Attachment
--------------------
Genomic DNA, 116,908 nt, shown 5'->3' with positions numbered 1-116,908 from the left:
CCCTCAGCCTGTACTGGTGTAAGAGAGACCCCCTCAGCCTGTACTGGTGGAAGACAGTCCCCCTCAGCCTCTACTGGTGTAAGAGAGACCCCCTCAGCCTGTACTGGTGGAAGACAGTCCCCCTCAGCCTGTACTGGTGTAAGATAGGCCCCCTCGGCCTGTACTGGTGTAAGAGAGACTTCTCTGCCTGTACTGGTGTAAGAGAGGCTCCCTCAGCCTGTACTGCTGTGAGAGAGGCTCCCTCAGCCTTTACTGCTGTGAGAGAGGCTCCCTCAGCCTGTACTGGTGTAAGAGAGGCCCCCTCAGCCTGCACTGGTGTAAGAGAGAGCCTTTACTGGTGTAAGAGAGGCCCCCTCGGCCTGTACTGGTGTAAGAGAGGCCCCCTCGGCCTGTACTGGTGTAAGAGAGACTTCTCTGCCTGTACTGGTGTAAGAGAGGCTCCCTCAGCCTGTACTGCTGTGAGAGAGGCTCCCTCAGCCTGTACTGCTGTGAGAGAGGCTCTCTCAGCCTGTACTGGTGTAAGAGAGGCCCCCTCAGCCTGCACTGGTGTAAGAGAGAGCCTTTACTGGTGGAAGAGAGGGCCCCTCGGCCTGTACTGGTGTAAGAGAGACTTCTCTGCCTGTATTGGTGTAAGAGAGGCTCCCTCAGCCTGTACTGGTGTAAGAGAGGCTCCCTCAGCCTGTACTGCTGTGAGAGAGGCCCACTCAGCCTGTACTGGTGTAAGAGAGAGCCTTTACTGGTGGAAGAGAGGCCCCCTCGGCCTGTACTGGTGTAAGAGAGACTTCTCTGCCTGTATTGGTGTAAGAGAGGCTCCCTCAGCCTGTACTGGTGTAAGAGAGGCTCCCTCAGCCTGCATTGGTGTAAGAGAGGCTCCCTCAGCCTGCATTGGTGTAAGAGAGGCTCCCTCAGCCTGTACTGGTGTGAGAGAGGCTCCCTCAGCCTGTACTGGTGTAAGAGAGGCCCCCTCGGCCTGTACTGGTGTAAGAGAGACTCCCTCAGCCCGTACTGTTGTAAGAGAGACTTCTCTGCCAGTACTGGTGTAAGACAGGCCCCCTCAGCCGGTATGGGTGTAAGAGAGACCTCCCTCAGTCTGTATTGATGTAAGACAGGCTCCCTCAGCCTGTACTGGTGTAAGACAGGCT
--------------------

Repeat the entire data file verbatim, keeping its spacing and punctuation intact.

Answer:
Genomic DNA, 116,908 nt, shown 5'->3' with positions numbered 1-116,908 from the left:
CCCTCAGCCTGTACTGGTGTAAGAGAGACCCCCTCAGCCTGTACTGGTGGAAGACAGTCCCCCTCAGCCTCTACTGGTGTAAGAGAGACCCCCTCAGCCTGTACTGGTGGAAGACAGTCCCCCTCAGCCTGTACTGGTGTAAGATAGGCCCCCTCGGCCTGTACTGGTGTAAGAGAGACTTCTCTGCCTGTACTGGTGTAAGAGAGGCTCCCTCAGCCTGTACTGCTGTGAGAGAGGCTCCCTCAGCCTTTACTGCTGTGAGAGAGGCTCCCTCAGCCTGTACTGGTGTAAGAGAGGCCCCCTCAGCCTGCACTGGTGTAAGAGAGAGCCTTTACTGGTGTAAGAGAGGCCCCCTCGGCCTGTACTGGTGTAAGAGAGGCCCCCTCGGCCTGTACTGGTGTAAGAGAGACTTCTCTGCCTGTACTGGTGTAAGAGAGGCTCCCTCAGCCTGTACTGCTGTGAGAGAGGCTCCCTCAGCCTGTACTGCTGTGAGAGAGGCTCTCTCAGCCTGTACTGGTGTAAGAGAGGCCCCCTCAGCCTGCACTGGTGTAAGAGAGAGCCTTTACTGGTGGAAGAGAGGGCCCCTCGGCCTGTACTGGTGTAAGAGAGACTTCTCTGCCTGTATTGGTGTAAGAGAGGCTCCCTCAGCCTGTACTGGTGTAAGAGAGGCTCCCTCAGCCTGTACTGCTGTGAGAGAGGCCCACTCAGCCTGTACTGGTGTAAGAGAGAGCCTTTACTGGTGGAAGAGAGGCCCCCTCGGCCTGTACTGGTGTAAGAGAGACTTCTCTGCCTGTATTGGTGTAAGAGAGGCTCCCTCAGCCTGTACTGGTGTAAGAGAGGCTCCCTCAGCCTGCATTGGTGTAAGAGAGGCTCCCTCAGCCTGCATTGGTGTAAGAGAGGCTCCCTCAGCCTGTACTGGTGTGAGAGAGGCTCCCTCAGCCTGTACTGGTGTAAGAGAGGCCCCCTCGGCCTGTACTGGTGTAAGAGAGACTCCCTCAGCCCGTACTGTTGTAAGAGAGACTTCTCTGCCAGTACTGGTGTAAGACAGGCCCCCTCAGCCGGTATGGGTGTAAGAGAGACCTCCCTCAGTCTGTATTGATGTAAGACAGGCTCCCTCAGCCTGTACTGGTGTAAGACAGGCT